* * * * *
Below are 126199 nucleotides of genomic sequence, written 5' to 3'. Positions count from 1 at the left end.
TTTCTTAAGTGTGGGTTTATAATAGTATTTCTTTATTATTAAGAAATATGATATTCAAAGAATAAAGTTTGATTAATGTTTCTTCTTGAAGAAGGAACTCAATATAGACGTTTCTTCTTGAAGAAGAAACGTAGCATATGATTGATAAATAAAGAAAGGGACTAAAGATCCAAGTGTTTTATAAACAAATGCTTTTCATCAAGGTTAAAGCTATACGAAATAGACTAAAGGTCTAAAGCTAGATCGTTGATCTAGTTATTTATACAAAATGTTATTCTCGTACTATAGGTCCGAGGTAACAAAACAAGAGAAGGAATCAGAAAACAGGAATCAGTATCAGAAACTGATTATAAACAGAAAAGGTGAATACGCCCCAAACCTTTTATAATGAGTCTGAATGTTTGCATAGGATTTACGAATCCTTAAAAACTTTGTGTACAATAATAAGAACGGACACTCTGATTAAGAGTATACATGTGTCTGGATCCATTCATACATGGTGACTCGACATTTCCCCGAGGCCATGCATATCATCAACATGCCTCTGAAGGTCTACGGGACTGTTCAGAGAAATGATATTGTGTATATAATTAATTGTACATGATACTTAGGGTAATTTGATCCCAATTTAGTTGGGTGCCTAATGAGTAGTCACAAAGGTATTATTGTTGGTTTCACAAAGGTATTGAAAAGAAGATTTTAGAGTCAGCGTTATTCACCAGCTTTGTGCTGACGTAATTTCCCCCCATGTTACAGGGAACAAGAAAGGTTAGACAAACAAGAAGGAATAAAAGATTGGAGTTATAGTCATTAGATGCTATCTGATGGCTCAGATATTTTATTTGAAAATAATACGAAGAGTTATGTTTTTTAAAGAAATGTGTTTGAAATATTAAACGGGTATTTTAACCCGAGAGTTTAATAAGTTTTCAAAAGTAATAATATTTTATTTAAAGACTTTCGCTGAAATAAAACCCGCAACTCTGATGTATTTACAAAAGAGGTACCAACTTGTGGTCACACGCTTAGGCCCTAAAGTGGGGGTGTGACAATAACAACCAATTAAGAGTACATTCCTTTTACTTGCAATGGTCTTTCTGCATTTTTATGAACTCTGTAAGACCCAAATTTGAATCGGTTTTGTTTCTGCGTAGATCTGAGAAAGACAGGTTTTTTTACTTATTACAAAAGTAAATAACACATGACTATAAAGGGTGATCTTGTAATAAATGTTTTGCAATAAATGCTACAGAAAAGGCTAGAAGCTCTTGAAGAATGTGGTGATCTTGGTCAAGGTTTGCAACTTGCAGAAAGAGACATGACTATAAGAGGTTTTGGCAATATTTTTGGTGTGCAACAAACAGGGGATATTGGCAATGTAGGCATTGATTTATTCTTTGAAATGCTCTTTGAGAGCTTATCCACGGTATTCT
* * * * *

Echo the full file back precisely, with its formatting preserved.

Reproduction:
Below are 126199 nucleotides of genomic sequence, written 5' to 3'. Positions count from 1 at the left end.
TTTCTTAAGTGTGGGTTTATAATAGTATTTCTTTATTATTAAGAAATATGATATTCAAAGAATAAAGTTTGATTAATGTTTCTTCTTGAAGAAGGAACTCAATATAGACGTTTCTTCTTGAAGAAGAAACGTAGCATATGATTGATAAATAAAGAAAGGGACTAAAGATCCAAGTGTTTTATAAACAAATGCTTTTCATCAAGGTTAAAGCTATACGAAATAGACTAAAGGTCTAAAGCTAGATCGTTGATCTAGTTATTTATACAAAATGTTATTCTCGTACTATAGGTCCGAGGTAACAAAACAAGAGAAGGAATCAGAAAACAGGAATCAGTATCAGAAACTGATTATAAACAGAAAAGGTGAATACGCCCCAAACCTTTTATAATGAGTCTGAATGTTTGCATAGGATTTACGAATCCTTAAAAACTTTGTGTACAATAATAAGAACGGACACTCTGATTAAGAGTATACATGTGTCTGGATCCATTCATACATGGTGACTCGACATTTCCCCGAGGCCATGCATATCATCAACATGCCTCTGAAGGTCTACGGGACTGTTCAGAGAAATGATATTGTGTATATAATTAATTGTACATGATACTTAGGGTAATTTGATCCCAATTTAGTTGGGTGCCTAATGAGTAGTCACAAAGGTATTATTGTTGGTTTCACAAAGGTATTGAAAAGAAGATTTTAGAGTCAGCGTTATTCACCAGCTTTGTGCTGACGTAATTTCCCCCCATGTTACAGGGAACAAGAAAGGTTAGACAAACAAGAAGGAATAAAAGATTGGAGTTATAGTCATTAGATGCTATCTGATGGCTCAGATATTTTATTTGAAAATAATACGAAGAGTTATGTTTTTTAAAGAAATGTGTTTGAAATATTAAACGGGTATTTTAACCCGAGAGTTTAATAAGTTTTCAAAAGTAATAATATTTTATTTAAAGACTTTCGCTGAAATAAAACCCGCAACTCTGATGTATTTACAAAAGAGGTACCAACTTGTGGTCACACGCTTAGGCCCTAAAGTGGGGGTGTGACAATAACAACCAATTAAGAGTACATTCCTTTTACTTGCAATGGTCTTTCTGCATTTTTATGAACTCTGTAAGACCCAAATTTGAATCGGTTTTGTTTCTGCGTAGATCTGAGAAAGACAGGTTTTTTTACTTATTACAAAAGTAAATAACACATGACTATAAAGGGTGATCTTGTAATAAATGTTTTGCAATAAATGCTACAGAAAAGGCTAGAAGCTCTTGAAGAATGTGGTGATCTTGGTCAAGGTTTGCAACTTGCAGAAAGAGACATGACTATAAGAGGTTTTGGCAATATTTTTGGTGTGCAACAAACAGGGGATATTGGCAATGTAGGCATTGATTTATTCTTTGAAATGCTCTTTGAGAGCTTATCCACGGTATTCT